EDISON – Acting Attorney General John J. Hoffman announced today that, as a result of last weekend’s two-day gun buyback in Middlesex County, the state has now taken nearly 16,000 firearms off the streets of New Jersey.
Middlesex County residents turned in a total of 1,844 guns last weekend during a Friday-Saturday buyback held at three locations in the county: Sacred Heart Parish Hall in New Brunswick, the Sayre Woods Bible Church in Old Bridge, and Cathedral International in Perth Amboy.
As a result of the Middlesex buyback and nine previous state-led buybacks, a total of 15,958 firearms have been removed from circulation – the vast majority of them fully-operational and capable of ending a life with one shot. Save for a few weapons deemed to have historic interest, which are sent to the State Police Museum, all firearms taken in through the buybacks are destroyed.
“It is a credit to the residents of Middlesex County, as well as the other counties we’ve visited, that so many guns have been collected through these buybacks,” Hoffman said during a press conference at the Middlesex County Prosecutor’s Office Training Center in Edison. “Thanks to the strong desire of people here and throughout the state to make their homes and neighborhoods safer, there are nearly 16,000 fewer deadly firearms circulating out there – nearly 16,000 fewer ways to maim or kill someone.”
Among the weapons collected in last weekend’s buyback were more than 800 handguns, 352 rifles, 344 shotguns and 60 assault weapons. The buyback also yielded 170 illegal guns – guns that are unlawful to own because they feature excessively high ammunition capacities or have been illegally modified.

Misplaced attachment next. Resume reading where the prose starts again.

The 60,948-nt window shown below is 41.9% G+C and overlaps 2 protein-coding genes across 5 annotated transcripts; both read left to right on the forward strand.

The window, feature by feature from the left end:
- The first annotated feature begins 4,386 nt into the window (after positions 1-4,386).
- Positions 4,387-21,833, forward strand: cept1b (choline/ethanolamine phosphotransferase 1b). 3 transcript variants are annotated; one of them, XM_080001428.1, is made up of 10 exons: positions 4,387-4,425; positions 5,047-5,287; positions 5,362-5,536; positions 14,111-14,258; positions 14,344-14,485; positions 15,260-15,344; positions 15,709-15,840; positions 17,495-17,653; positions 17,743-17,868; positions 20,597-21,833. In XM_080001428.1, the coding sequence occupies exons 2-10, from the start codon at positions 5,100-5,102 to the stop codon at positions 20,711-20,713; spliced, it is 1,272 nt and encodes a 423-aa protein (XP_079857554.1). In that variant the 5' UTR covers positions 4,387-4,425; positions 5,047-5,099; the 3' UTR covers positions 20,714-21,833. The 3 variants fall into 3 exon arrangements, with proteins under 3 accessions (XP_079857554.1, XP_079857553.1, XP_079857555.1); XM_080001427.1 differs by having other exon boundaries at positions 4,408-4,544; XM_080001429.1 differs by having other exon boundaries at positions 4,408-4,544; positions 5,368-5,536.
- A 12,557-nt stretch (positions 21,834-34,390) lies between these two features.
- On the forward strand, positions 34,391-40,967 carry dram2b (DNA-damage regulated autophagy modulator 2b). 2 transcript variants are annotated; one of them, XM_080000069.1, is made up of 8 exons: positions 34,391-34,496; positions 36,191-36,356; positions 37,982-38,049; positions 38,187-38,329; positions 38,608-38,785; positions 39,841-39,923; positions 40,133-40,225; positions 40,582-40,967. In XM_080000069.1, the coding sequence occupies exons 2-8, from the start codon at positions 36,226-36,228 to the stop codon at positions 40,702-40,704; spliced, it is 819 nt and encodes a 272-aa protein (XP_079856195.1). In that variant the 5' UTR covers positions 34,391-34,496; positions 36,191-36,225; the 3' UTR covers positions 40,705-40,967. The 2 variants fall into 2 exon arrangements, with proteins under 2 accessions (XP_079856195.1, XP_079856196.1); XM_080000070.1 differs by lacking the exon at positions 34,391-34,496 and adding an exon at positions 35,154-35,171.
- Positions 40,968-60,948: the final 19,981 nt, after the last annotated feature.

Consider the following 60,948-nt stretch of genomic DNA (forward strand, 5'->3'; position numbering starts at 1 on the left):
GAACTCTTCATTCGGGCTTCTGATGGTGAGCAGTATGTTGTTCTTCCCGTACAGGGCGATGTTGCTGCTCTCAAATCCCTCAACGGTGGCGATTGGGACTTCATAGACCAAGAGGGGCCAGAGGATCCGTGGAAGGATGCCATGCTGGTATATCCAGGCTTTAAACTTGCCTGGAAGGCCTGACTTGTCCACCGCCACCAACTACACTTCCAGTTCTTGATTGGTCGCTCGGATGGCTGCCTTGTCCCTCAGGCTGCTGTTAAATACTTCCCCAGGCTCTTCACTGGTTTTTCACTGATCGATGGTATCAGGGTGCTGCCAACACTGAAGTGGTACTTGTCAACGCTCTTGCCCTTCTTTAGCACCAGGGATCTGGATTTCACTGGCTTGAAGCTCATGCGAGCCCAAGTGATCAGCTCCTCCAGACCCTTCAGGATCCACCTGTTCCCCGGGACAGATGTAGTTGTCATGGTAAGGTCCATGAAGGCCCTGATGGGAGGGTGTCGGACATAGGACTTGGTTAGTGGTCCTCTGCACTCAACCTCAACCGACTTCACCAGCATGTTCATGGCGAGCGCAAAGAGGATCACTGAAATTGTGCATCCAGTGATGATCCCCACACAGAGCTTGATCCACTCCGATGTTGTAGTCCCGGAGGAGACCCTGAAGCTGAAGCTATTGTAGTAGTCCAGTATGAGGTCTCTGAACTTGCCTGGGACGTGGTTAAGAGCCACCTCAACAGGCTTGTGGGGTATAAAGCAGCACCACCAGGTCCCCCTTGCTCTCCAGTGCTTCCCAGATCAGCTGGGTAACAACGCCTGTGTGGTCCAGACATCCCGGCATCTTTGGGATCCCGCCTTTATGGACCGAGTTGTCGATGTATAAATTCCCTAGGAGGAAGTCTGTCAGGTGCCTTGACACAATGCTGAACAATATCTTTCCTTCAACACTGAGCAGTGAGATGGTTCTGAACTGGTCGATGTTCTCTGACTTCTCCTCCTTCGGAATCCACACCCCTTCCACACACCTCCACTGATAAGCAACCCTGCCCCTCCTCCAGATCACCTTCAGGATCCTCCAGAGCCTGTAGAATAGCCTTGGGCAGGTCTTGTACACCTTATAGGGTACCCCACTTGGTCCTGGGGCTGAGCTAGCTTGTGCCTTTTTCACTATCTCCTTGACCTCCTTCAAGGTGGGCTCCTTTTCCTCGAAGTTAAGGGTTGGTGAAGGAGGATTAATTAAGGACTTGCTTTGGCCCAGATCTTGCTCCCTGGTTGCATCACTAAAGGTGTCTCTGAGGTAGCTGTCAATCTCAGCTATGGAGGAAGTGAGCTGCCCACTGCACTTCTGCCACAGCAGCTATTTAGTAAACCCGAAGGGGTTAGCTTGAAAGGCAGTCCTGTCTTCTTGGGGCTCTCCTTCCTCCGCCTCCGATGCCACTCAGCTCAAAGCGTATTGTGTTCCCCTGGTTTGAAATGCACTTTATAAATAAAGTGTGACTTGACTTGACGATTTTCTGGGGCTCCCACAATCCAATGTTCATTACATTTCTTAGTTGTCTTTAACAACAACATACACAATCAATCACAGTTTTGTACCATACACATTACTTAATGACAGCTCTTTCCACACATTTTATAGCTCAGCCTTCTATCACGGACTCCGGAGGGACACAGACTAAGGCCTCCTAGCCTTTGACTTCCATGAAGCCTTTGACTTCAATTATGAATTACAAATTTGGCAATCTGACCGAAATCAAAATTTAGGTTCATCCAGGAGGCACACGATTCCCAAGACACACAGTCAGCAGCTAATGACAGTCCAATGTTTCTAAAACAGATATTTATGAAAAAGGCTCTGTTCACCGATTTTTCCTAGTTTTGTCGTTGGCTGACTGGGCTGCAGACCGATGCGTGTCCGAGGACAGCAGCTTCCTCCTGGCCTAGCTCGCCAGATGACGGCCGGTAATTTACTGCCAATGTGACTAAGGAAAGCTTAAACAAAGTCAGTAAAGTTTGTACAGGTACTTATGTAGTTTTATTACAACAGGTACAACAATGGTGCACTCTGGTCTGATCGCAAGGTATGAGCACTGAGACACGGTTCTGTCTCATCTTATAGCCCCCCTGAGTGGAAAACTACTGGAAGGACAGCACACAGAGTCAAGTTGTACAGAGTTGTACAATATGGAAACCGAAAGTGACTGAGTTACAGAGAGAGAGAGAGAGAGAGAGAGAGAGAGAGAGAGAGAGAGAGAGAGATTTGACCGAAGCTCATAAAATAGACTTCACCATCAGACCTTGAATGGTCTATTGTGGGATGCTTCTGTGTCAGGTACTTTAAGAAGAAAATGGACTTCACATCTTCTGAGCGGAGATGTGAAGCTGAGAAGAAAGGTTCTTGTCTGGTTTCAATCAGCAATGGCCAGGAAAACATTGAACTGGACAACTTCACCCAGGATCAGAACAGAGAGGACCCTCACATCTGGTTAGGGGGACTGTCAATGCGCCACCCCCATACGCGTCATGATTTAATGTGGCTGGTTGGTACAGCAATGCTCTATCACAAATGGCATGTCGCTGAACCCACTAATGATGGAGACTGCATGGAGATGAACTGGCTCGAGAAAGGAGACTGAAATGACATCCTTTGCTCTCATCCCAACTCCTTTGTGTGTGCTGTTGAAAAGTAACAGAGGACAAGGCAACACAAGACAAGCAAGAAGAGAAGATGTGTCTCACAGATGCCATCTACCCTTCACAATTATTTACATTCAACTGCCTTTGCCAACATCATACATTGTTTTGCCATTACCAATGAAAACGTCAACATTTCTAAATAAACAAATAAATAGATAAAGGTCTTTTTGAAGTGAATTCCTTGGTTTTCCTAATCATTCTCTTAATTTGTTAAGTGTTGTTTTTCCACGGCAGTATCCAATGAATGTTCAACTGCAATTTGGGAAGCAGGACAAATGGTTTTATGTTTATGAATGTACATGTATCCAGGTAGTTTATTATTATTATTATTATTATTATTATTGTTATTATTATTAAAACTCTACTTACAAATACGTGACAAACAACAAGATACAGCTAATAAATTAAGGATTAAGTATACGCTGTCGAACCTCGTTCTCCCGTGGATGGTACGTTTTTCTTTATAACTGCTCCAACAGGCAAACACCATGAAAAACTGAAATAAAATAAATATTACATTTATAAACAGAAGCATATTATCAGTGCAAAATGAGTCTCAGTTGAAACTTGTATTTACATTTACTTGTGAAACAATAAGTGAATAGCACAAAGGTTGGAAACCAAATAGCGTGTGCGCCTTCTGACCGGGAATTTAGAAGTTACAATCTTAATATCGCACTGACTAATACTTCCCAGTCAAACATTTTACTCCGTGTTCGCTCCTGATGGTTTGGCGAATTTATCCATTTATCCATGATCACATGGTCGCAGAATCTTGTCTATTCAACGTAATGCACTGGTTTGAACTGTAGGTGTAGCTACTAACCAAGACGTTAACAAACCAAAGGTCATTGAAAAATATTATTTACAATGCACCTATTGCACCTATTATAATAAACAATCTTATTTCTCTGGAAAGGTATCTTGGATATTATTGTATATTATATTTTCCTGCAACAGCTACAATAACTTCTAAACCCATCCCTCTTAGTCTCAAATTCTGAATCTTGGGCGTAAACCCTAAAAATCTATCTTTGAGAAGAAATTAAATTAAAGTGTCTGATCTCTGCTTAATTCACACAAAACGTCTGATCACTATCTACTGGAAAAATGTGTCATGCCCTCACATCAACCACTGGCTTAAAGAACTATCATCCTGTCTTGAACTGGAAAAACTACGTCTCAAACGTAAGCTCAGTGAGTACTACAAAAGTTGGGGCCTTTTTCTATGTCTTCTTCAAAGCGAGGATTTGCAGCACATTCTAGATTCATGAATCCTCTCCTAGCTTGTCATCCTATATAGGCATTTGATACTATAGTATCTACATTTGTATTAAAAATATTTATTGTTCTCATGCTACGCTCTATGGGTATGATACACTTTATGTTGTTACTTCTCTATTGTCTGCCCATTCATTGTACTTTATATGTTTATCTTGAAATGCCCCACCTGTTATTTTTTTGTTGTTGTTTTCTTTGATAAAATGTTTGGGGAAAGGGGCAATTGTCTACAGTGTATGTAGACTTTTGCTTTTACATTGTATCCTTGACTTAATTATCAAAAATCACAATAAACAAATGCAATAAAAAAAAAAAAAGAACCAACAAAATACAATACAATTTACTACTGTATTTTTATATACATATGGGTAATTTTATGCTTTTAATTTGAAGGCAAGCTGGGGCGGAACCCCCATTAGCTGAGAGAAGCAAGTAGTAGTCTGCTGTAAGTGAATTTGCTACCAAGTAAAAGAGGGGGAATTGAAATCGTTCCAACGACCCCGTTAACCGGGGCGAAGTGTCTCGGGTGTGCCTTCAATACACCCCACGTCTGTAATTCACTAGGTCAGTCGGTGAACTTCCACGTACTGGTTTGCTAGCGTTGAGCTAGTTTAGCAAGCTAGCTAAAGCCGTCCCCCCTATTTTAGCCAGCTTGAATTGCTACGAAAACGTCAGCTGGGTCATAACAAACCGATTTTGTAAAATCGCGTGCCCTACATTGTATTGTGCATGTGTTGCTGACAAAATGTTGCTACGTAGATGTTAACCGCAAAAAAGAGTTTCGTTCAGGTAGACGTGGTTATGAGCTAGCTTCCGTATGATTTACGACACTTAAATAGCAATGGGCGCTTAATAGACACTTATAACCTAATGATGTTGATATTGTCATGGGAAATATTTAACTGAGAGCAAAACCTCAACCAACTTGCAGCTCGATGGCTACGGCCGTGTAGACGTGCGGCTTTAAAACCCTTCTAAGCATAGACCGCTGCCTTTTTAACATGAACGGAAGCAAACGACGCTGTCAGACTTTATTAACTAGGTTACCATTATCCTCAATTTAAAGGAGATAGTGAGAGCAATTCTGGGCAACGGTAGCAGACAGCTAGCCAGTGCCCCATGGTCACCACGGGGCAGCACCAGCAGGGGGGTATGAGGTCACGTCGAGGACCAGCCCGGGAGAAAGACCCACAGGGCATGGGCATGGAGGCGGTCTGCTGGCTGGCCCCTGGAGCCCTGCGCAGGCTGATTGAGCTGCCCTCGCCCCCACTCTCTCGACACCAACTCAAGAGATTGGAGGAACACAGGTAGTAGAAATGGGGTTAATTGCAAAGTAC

Hoffman said he was especially pleased that, through the 10 buybacks conducted across New Jersey to date, the state has managed to take a total of more than 7,300 handguns out of circulation, as well as nearly 1,900 illegal guns.
Middlesex County Acting Prosecutor Andrew C. Carey thanked the members of law enforcement who assisted with the collection of guns and offered special recognition to the clergy who granted access to their churches as a safe location for residents to surrender weapons.
“I wish to commend the New Jersey State Police, the Middlesex County Sheriff’s Office and Sheriff Mildred Scott, the law enforcement officers from Perth Amboy, Old Bridge, New Brunswick, Carteret, East Brunswick, Edison, Highland Park, Metuchen, Monroe, North Brunswick, Piscataway, Sayreville, South Brunswick, South Plainfield and Woodbridge, as well as the employees from the Middlesex County Prosecutor’s Office for their help on this important program. Of course, special thanks goes to Sacred Heart Parish in New Brunswick, the Sayre Woods Bible Church in Old Bridge, and Cathedral International in Perth Amboy,” Carey said.
“The amount of lethal firepower removed from our communities through these buybacks has been truly impressive. But the numbers tell only part of the story,” said Hoffman. “From what we’ve observed and what we’re hearing, host neighborhoods have experienced a very positive ‘buzz’ from being involved in the buyback events. Residents have expressed the feeling that they’re making a real difference. Communities have been working together toward a common goal. That’s an outcome that tends to get less attention than tables piled high with guns, but it’s still very real.”